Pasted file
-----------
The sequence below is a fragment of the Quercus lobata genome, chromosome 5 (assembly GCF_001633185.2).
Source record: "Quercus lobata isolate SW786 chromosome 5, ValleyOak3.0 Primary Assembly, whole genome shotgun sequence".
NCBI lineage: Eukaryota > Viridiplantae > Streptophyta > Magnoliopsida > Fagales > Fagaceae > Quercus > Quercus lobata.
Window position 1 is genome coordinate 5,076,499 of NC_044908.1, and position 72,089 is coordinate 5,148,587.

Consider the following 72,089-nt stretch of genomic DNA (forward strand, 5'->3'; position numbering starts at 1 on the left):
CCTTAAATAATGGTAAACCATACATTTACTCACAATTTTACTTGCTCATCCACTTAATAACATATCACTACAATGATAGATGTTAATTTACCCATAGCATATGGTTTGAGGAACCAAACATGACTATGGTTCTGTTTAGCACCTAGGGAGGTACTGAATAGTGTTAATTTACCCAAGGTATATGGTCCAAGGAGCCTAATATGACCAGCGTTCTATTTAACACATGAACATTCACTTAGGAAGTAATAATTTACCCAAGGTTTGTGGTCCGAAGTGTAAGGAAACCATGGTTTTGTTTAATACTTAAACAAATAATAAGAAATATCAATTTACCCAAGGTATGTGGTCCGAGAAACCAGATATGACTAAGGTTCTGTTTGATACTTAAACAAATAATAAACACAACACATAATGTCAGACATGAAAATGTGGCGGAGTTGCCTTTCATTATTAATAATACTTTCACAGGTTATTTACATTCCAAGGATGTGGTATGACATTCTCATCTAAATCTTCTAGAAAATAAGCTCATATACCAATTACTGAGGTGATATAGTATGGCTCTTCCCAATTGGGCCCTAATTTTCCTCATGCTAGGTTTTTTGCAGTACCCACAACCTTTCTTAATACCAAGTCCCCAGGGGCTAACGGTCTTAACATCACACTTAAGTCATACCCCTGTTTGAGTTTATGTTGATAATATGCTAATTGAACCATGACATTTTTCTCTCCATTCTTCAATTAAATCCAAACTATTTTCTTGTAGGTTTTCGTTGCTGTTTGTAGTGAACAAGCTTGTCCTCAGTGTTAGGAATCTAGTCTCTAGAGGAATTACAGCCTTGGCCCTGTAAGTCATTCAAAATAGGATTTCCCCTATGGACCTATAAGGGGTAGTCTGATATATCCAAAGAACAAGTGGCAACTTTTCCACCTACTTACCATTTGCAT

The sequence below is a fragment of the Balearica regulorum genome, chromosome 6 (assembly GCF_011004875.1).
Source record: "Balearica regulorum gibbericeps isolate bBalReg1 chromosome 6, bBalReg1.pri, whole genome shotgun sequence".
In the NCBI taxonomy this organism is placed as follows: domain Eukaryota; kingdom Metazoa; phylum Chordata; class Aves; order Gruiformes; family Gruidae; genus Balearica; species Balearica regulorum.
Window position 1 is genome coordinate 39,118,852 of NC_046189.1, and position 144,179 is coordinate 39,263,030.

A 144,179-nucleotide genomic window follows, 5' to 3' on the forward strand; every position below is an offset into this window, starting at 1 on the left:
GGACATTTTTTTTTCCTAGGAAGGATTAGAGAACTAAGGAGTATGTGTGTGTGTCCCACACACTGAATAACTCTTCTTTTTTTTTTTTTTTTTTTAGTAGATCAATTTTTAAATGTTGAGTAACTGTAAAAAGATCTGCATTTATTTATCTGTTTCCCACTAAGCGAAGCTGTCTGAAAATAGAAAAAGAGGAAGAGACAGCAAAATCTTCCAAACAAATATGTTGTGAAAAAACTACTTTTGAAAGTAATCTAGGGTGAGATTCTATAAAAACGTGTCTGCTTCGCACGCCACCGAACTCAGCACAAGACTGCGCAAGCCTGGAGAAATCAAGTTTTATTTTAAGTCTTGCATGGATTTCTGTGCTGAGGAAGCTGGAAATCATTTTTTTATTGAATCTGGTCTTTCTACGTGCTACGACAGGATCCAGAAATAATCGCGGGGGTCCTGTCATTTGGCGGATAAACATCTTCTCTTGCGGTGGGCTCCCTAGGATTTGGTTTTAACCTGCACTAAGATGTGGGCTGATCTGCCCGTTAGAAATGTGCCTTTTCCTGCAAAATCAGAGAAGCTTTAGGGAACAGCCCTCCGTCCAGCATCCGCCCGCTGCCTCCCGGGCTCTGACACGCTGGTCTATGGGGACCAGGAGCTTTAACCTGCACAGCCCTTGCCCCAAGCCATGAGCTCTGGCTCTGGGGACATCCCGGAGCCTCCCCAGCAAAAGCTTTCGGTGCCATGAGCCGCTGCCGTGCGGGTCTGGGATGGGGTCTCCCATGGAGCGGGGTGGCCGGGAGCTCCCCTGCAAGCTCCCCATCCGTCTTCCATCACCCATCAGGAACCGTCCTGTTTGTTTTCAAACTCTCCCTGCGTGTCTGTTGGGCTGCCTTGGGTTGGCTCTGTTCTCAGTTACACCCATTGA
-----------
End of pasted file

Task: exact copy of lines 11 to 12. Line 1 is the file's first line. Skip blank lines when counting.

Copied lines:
A 144,179-nucleotide genomic window follows, 5' to 3' on the forward strand; every position below is an offset into this window, starting at 1 on the left:
GGACATTTTTTTTTCCTAGGAAGGATTAGAGAACTAAGGAGTATGTGTGTGTGTCCCACACACTGAATAACTCTTCTTTTTTTTTTTTTTTTTTTAGTAGATCAATTTTTAAATGTTGAGTAACTGTAAAAAGATCTGCATTTATTTATCTGTTTCCCACTAAGCGAAGCTGTCTGAAAATAGAAAAAGAGGAAGAGACAGCAAAATCTTCCAAACAAATATGTTGTGAAAAAACTACTTTTGAAAGTAATCTAGGGTGAGATTCTATAAAAACGTGTCTGCTTCGCACGCCACCGAACTCAGCACAAGACTGCGCAAGCCTGGAGAAATCAAGTTTTATTTTAAGTCTTGCATGGATTTCTGTGCTGAGGAAGCTGGAAATCATTTTTTTATTGAATCTGGTCTTTCTACGTGCTACGACAGGATCCAGAAATAATCGCGGGGGTCCTGTCATTTGGCGGATAAACATCTTCTCTTGCGGTGGGCTCCCTAGGATTTGGTTTTAACCTGCACTAAGATGTGGGCTGATCTGCCCGTTAGAAATGTGCCTTTTCCTGCAAAATCAGAGAAGCTTTAGGGAACAGCCCTCCGTCCAGCATCCGCCCGCTGCCTCCCGGGCTCTGACACGCTGGTCTATGGGGACCAGGAGCTTTAACCTGCACAGCCCTTGCCCCAAGCCATGAGCTCTGGCTCTGGGGACATCCCGGAGCCTCCCCAGCAAAAGCTTTCGGTGCCATGAGCCGCTGCCGTGCGGGTCTGGGATGGGGTCTCCCATGGAGCGGGGTGGCCGGGAGCTCCCCTGCAAGCTCCCCATCCGTCTTCCATCACCCATCAGGAACCGTCCTGTTTGTTTTCAAACTCTCCCTGCGTGTCTGTTGGGCTGCCTTGGGTTGGCTCTGTTCTCAGTTACACCCATTGA